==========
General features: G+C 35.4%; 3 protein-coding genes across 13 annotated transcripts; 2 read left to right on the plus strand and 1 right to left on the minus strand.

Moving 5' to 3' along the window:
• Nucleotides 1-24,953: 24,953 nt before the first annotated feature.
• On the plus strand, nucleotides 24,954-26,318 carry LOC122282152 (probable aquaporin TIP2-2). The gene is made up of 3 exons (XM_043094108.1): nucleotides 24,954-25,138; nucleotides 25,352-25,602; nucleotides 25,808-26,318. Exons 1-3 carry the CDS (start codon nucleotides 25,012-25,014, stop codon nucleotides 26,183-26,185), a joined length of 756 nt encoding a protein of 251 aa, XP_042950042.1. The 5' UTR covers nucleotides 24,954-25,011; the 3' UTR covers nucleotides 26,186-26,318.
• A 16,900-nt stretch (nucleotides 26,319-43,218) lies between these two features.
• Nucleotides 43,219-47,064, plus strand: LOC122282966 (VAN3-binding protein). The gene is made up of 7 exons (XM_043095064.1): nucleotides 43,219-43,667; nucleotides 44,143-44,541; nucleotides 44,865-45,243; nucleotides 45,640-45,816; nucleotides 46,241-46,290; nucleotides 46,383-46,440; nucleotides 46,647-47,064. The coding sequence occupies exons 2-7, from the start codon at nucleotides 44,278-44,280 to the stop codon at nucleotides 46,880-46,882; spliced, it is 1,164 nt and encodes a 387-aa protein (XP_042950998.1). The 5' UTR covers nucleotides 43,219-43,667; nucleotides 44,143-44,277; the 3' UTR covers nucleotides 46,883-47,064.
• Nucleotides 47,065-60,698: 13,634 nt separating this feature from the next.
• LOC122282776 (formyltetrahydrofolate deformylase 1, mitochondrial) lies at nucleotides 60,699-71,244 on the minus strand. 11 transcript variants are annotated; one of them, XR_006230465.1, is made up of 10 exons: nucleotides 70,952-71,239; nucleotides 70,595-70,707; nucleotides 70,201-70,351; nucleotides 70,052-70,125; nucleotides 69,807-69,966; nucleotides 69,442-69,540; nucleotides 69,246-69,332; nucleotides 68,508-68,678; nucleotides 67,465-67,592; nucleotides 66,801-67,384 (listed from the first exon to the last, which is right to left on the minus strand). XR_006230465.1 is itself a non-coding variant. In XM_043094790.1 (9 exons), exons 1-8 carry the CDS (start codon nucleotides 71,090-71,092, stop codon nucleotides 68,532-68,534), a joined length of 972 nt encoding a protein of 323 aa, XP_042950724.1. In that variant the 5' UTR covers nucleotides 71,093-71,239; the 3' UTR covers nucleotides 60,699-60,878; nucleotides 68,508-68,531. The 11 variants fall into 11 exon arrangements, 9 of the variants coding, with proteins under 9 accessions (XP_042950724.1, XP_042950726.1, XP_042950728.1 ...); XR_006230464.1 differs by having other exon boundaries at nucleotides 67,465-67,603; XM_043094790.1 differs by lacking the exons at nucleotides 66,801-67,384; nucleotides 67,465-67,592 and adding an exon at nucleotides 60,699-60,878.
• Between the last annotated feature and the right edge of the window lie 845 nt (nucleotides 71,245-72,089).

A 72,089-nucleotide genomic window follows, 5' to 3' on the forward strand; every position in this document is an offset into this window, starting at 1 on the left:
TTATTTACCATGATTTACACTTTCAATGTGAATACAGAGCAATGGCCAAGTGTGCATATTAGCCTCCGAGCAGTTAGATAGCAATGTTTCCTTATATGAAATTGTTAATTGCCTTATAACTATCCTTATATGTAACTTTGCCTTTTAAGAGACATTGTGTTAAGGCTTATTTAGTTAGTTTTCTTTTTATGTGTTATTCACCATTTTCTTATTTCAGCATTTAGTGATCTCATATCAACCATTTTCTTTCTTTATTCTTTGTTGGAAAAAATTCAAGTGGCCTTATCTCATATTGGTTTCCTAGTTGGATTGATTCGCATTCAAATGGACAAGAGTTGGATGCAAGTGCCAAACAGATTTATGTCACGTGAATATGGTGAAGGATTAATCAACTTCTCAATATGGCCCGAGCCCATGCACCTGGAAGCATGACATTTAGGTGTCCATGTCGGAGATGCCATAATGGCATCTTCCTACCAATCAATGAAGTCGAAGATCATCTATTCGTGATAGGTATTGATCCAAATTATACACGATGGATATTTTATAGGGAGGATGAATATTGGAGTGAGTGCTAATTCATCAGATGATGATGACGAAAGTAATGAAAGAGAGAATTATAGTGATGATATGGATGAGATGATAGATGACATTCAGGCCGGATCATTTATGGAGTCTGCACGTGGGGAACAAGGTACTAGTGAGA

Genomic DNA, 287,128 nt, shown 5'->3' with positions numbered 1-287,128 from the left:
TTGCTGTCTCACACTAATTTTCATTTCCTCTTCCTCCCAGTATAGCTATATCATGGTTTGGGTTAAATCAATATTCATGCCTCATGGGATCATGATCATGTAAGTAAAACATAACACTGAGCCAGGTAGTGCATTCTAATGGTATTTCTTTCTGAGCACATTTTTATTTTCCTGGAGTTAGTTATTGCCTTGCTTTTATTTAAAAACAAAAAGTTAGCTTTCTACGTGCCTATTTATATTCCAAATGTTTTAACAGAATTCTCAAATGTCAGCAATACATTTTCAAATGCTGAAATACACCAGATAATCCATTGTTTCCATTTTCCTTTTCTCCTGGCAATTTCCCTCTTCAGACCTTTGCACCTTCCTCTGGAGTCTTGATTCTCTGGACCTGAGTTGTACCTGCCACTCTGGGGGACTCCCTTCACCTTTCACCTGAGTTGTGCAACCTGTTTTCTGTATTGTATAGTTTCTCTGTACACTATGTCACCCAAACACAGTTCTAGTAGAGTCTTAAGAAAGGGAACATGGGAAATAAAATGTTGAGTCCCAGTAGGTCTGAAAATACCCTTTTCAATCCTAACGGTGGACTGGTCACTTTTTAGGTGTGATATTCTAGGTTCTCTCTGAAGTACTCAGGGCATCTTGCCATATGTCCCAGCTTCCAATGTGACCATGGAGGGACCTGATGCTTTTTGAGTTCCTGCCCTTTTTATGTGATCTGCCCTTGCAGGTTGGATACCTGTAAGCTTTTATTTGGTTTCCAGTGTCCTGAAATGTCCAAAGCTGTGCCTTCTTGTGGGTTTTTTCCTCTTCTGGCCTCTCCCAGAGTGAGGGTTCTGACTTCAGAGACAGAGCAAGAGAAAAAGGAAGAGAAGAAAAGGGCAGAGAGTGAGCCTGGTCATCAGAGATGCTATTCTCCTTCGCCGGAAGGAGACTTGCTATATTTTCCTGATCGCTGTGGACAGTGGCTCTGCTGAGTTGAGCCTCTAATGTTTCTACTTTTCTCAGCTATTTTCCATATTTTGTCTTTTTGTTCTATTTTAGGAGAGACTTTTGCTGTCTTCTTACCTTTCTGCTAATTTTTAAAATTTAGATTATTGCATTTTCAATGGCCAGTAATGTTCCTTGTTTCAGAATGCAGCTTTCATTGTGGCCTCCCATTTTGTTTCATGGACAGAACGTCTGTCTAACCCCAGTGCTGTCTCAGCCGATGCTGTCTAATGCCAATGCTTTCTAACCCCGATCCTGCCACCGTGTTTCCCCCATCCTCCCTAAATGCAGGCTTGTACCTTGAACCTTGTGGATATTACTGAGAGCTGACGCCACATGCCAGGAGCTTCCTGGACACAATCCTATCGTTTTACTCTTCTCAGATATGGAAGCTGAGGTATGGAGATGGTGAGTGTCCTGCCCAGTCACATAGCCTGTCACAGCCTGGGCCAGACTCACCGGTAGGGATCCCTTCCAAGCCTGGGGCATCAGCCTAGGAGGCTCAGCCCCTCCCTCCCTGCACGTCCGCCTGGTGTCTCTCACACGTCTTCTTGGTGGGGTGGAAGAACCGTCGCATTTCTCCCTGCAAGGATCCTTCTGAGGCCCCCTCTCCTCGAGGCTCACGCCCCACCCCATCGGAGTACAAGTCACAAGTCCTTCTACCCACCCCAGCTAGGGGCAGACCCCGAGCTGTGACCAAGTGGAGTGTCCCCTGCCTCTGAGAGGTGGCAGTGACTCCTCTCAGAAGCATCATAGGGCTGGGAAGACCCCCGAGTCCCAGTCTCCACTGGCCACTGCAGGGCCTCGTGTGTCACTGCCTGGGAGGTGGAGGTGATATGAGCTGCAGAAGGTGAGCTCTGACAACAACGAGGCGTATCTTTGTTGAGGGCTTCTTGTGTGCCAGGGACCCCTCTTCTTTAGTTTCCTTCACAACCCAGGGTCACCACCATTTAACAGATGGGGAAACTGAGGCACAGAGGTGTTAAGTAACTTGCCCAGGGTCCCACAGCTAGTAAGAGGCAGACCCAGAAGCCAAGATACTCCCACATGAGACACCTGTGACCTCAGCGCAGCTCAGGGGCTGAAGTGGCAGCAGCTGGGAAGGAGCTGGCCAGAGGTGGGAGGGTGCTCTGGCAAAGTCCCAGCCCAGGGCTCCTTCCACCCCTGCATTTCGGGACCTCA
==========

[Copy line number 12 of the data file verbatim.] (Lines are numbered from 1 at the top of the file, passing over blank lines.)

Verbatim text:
Genomic DNA, 287,128 nt, shown 5'->3' with positions numbered 1-287,128 from the left: